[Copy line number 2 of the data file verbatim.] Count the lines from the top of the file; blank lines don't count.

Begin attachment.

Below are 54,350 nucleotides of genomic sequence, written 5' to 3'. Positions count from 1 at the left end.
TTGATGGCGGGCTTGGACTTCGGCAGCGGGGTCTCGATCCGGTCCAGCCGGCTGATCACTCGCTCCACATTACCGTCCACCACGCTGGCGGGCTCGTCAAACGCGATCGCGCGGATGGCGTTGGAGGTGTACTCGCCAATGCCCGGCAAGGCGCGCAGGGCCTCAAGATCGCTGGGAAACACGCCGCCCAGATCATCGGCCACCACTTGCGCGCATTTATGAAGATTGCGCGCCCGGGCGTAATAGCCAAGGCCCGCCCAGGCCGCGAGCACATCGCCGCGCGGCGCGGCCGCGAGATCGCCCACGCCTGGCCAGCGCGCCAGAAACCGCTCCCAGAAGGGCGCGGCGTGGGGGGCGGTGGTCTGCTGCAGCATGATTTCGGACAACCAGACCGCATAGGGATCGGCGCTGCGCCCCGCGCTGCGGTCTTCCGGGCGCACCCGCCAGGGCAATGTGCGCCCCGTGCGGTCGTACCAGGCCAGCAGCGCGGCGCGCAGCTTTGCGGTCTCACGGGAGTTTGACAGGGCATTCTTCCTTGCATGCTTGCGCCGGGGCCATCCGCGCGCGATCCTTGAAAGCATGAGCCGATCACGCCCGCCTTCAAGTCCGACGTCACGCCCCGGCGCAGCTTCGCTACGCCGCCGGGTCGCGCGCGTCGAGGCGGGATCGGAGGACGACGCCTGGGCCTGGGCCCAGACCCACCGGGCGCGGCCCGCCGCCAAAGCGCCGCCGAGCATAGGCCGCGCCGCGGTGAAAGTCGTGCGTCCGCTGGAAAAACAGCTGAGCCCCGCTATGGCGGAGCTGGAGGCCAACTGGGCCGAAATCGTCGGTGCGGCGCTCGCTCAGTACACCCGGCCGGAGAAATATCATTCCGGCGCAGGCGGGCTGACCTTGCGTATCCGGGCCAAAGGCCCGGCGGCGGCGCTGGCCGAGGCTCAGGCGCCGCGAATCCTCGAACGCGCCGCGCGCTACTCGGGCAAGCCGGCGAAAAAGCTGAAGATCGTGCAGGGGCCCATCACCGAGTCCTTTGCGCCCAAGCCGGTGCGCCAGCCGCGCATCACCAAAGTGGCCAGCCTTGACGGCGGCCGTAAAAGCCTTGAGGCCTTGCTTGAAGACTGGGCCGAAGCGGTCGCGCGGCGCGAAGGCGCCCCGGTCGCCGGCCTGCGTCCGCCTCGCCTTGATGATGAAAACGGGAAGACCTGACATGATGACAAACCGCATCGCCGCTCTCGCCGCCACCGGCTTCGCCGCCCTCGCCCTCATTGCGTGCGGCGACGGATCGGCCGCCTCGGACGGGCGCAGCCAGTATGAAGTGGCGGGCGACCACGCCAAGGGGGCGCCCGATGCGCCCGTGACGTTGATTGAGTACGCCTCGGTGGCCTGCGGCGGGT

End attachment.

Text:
TTGATGGCGGGCTTGGACTTCGGCAGCGGGGTCTCGATCCGGTCCAGCCGGCTGATCACTCGCTCCACATTACCGTCCACCACGCTGGCGGGCTCGTCAAACGCGATCGCGCGGATGGCGTTGGAGGTGTACTCGCCAATGCCCGGCAAGGCGCGCAGGGCCTCAAGATCGCTGGGAAACACGCCGCCCAGATCATCGGCCACCACTTGCGCGCATTTATGAAGATTGCGCGCCCGGGCGTAATAGCCAAGGCCCGCCCAGGCCGCGAGCACATCGCCGCGCGGCGCGGCCGCGAGATCGCCCACGCCTGGCCAGCGCGCCAGAAACCGCTCCCAGAAGGGCGCGGCGTGGGGGGCGGTGGTCTGCTGCAGCATGATTTCGGACAACCAGACCGCATAGGGATCGGCGCTGCGCCCCGCGCTGCGGTCTTCCGGGCGCACCCGCCAGGGCAATGTGCGCCCCGTGCGGTCGTACCAGGCCAGCAGCGCGGCGCGCAGCTTTGCGGTCTCACGGGAGTTTGACAGGGCATTCTTCCTTGCATGCTTGCGCCGGGGCCATCCGCGCGCGATCCTTGAAAGCATGAGCCGATCACGCCCGCCTTCAAGTCCGACGTCACGCCCCGGCGCAGCTTCGCTACGCCGCCGGGTCGCGCGCGTCGAGGCGGGATCGGAGGACGACGCCTGGGCCTGGGCCCAGACCCACCGGGCGCGGCCCGCCGCCAAAGCGCCGCCGAGCATAGGCCGCGCCGCGGTGAAAGTCGTGCGTCCGCTGGAAAAACAGCTGAGCCCCGCTATGGCGGAGCTGGAGGCCAACTGGGCCGAAATCGTCGGTGCGGCGCTCGCTCAGTACACCCGGCCGGAGAAATATCATTCCGGCGCAGGCGGGCTGACCTTGCGTATCCGGGCCAAAGGCCCGGCGGCGGCGCTGGCCGAGGCTCAGGCGCCGCGAATCCTCGAACGCGCCGCGCGCTACTCGGGCAAGCCGGCGAAAAAGCTGAAGATCGTGCAGGGGCCCATCACCGAGTCCTTTGCGCCCAAGCCGGTGCGCCAGCCGCGCATCACCAAAGTGGCCAGCCTTGACGGCGGCCGTAAAAGCCTTGAGGCCTTGCTTGAAGACTGGGCCGAAGCGGTCGCGCGGCGCGAAGGCGCCCCGGTCGCCGGCCTGCGTCCGCCTCGCCTTGATGATGAAAACGGGAAGACCTGACATGATGACAAACCGCATCGCCGCTCTCGCCGCCACCGGCTTCGCCGCCCTCGCCCTCATTGCGTGCGGCGACGGATCGGCCGCCTCGGACGGGCGCAGCCAGTATGAAGTGGCGGGCGACCACGCCAAGGGGGCGCCCGATGCGCCCGTGACGTTGATTGAGTACGCCTCGGTGGCCTGCGGCGGGT